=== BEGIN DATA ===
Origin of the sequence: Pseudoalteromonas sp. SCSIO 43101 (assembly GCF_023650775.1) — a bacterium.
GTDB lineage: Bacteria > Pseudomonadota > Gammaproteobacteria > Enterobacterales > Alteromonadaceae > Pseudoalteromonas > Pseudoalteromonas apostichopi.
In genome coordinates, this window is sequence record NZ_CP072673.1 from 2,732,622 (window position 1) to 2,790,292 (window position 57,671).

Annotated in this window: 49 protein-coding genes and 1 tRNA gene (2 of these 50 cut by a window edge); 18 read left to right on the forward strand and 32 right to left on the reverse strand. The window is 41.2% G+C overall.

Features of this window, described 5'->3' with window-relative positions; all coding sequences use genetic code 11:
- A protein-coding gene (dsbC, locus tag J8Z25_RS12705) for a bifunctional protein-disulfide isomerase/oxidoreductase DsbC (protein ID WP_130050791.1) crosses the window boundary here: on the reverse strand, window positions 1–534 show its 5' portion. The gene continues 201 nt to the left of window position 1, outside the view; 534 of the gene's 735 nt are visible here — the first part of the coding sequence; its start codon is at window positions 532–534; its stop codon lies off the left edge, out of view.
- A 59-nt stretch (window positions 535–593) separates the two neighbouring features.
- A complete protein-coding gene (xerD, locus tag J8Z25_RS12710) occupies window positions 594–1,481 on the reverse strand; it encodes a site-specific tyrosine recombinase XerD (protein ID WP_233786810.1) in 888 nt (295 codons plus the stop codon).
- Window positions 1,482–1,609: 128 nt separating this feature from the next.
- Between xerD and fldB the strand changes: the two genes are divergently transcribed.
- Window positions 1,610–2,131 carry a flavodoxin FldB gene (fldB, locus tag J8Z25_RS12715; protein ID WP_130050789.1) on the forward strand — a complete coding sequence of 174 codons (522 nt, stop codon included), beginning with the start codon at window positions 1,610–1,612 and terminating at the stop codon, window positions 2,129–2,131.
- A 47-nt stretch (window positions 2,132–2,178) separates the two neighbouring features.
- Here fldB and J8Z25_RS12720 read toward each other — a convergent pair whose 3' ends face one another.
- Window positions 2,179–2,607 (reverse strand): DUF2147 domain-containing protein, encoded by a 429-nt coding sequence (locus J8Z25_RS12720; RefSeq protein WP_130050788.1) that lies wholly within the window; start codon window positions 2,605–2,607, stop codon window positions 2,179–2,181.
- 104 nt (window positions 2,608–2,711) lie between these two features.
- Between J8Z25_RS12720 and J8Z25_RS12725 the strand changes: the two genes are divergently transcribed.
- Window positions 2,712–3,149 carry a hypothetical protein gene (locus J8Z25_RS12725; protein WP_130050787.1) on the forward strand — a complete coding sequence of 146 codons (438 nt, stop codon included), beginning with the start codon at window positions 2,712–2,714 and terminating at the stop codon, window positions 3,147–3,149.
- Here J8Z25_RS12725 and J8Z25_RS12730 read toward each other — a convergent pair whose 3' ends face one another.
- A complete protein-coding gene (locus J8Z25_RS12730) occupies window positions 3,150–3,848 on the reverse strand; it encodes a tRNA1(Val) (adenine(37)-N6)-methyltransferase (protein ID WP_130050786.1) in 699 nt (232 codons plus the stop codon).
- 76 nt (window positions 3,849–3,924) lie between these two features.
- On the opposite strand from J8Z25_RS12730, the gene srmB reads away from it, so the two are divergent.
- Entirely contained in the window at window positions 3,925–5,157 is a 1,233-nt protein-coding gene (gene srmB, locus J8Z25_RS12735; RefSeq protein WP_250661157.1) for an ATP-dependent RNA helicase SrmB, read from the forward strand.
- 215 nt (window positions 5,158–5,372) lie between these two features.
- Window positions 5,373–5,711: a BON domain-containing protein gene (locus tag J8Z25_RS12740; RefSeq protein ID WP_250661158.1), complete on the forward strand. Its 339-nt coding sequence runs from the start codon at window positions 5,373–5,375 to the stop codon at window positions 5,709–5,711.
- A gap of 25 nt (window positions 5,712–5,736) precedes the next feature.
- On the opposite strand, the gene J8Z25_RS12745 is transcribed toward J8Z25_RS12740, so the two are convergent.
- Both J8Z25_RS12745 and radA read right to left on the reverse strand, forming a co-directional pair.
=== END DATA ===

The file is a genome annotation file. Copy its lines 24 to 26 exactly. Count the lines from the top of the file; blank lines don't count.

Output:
- Window positions 5,373–5,711: a BON domain-containing protein gene (locus tag J8Z25_RS12740; RefSeq protein ID WP_250661158.1), complete on the forward strand. Its 339-nt coding sequence runs from the start codon at window positions 5,373–5,375 to the stop codon at window positions 5,709–5,711.
- A gap of 25 nt (window positions 5,712–5,736) precedes the next feature.
- On the opposite strand, the gene J8Z25_RS12745 is transcribed toward J8Z25_RS12740, so the two are convergent.